The Big Picture in 5
Your 5-Minute Weekly Update on the World’s Biggest Trends and Opportunities
Suddenly, Money Matters
COVID-19 made for some wild times.
We had prolonged lockdowns. Stimulus checks. Tiger King. But even stranger, we had a massive run-up in stocks that don’t make any money:
Of course, this is hardly news by now.
High-flying tech stocks like Teladoc Health (NYSE: TDOC) or Peloton (Nasdaq: PTON) were one of the only bright spots during the pandemic. And due to the circumstances, their lack of profitability didn’t seem to bother anyone. After all, everyone was hurting during quarantine — even the big blue chips.
But now that rates are on the rise and inflation’s back in town, people want to see the money. Credit risk starts factoring back into the equation, especially for those companies not yet earning any cash.
While some of these tech stocks will eventually bounce back, it’s important to look at both sides of the chart above.
Because you’ll see how truly spectacular the last few years’ boom and bust have been. And how historically (at least going back to 2017), these nonprofitable stocks have been relatively nonprofitable investments.
Fortunately, there are profitable alternatives…
Then Who’s Making Money?
With so many sectors in the red, investors are left to wonder whether there were any real winners from the post-COVID recovery.
For better or worse, oil and gas have performed relatively well over the last year thanks to economic recovery and a major petrostate going to war. Back on April 5 of last year, Clint Lee recommended the SPDR S&P Oil & Gas Exploration & Production ETF (NYSE: XOP) as a solid play for recovery. Since then, shares have boomed 69%!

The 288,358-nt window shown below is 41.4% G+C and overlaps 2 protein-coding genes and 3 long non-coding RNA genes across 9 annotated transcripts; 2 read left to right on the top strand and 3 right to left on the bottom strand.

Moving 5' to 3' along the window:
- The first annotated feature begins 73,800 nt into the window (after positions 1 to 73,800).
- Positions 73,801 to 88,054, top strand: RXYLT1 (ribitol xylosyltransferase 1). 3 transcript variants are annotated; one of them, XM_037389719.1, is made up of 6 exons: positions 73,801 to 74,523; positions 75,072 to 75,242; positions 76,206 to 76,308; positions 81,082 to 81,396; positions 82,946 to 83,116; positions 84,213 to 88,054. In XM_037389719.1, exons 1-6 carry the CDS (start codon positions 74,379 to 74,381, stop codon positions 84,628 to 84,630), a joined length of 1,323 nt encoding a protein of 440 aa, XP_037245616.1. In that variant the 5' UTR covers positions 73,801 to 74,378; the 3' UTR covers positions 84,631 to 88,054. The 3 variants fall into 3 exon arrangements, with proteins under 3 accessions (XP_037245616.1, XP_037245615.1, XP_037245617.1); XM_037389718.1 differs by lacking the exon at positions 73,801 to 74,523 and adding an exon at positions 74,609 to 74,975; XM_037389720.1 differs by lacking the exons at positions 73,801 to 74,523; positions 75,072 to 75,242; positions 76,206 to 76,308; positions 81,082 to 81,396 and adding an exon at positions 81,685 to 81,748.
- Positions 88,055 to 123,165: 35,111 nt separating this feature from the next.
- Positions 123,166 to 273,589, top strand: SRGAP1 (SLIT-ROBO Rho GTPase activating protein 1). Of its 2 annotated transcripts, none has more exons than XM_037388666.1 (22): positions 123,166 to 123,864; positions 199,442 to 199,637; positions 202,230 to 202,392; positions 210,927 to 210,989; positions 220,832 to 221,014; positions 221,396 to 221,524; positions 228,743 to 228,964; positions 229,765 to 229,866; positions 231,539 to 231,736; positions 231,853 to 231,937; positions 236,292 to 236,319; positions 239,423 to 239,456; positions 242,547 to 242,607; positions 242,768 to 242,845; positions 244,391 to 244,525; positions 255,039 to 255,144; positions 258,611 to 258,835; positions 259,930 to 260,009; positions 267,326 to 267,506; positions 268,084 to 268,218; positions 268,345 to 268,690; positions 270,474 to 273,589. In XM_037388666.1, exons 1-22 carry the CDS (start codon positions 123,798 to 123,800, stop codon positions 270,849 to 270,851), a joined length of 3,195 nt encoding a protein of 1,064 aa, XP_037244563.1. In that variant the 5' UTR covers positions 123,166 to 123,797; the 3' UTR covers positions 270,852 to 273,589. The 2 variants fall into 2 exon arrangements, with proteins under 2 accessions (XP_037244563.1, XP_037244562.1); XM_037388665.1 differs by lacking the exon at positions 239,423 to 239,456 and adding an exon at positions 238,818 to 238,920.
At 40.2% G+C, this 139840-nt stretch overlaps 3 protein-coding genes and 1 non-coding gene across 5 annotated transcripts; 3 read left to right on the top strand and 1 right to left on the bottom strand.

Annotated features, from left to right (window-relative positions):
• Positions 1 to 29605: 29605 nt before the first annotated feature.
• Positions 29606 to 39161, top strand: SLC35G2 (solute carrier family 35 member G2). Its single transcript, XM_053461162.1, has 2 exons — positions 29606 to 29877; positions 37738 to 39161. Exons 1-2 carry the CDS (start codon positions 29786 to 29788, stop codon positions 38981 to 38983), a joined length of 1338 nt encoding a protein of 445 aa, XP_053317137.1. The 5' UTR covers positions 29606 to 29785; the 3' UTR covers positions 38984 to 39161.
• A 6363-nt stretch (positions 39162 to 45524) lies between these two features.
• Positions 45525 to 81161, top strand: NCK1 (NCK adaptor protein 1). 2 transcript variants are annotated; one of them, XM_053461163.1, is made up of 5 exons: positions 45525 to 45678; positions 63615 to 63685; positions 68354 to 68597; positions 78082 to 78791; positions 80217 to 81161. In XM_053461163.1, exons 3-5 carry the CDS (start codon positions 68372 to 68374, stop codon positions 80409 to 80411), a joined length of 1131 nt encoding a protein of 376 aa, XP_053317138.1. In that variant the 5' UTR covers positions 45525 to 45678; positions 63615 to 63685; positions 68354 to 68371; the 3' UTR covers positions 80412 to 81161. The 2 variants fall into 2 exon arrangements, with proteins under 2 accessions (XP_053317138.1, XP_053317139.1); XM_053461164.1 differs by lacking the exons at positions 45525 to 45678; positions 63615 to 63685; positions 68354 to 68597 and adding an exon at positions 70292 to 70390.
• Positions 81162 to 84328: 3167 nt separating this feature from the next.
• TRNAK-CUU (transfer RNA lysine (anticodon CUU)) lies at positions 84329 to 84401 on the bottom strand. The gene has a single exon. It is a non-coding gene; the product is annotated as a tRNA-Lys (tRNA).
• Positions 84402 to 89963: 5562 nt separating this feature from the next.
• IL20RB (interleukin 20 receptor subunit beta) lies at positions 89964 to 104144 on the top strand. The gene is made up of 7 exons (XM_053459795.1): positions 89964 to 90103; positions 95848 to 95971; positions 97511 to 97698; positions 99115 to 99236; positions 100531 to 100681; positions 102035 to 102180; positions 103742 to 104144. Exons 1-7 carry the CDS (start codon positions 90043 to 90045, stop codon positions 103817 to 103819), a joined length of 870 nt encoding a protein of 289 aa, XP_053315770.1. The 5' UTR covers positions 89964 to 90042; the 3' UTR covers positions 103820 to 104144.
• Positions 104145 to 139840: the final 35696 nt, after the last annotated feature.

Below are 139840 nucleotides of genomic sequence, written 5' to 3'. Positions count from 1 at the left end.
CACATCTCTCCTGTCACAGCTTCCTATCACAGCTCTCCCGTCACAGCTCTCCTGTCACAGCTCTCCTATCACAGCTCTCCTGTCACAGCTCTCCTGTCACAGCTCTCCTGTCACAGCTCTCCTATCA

And with a cold winter ahead for Europe and American gas prices jumping to record highs, it looks like energy prices could continue to rise well into the future.
AirPods: Big as Iceland
There are successful products … and then, there are AirPods.
First released alongside the iPhone 7 back in 2016, these stylish and understated earbuds are dominating its marketplace in a way that few products can only ever dream of.
Based on AirPod sales alone, Apple (Nasdaq: AAPL) would easily be one of the biggest tech companies in the world:
The sheer scale of this is tough to quantify.
Just as a matter of perspective, consider that the entire country of Iceland had a gross domestic product of just under $22 billion for 2020. During that same year, AirPods sales were $23 billion.
Especially when you realize some of the hottest tech companies aren’t making any money at all (see above), that’s a very big deal. Apple has also been working to expand some of its most profitable segments while cutting costs across the board.
And yet, shares are down 20% so far this year. At the moment, shares are selling for less than their pre-pandemic valuation, at a price-to-earnings ratio of 23.8.
Russia vs. Ronald McDonald
McDonald’s (NYSE: MCD) has officially announced plans to sell its Russian restaurants.
According to The New York Times, the company is expecting to write off $1.2 to $1.4 billion and recognize “foreign currency translation losses” due to the circumstances.
Of course, McDonald’s 850 Russian locations have already been closed for several months — since the company suspended its operations soon after the country’s invasion of Ukraine. But unlike laying off employees and locking the doors, this plan to sell off the company’s real estate has a distressing air of finality.
It seems like McDonald’s (like most of the world) is no longer expecting the war in Ukraine to end any time soon.
The Market Is Making Massive Moves (Chart of the Week)
Friday before last was the 12-year anniversary of the infamous “flash crash” that saw markets dip 1,000 points in just 10 minutes.
Unprecedented at the time, these kinds of flash crashes are starting to become a disturbingly regular occurrence. In a special video on the subject, our resident quantitative analyst explained where these increasingly frequent flash crashes and waterfall declines come from.
And in recent weeks, the topic has only become more relevant:
Volatility is often a major factor during bear markets, but these daily moves have been especially pronounced. Especially over the last few weeks, these wild swings have been all over the chart.
Which brings us back to the very question that started today’s issue. Specifically, how can we even make money in a market like this?
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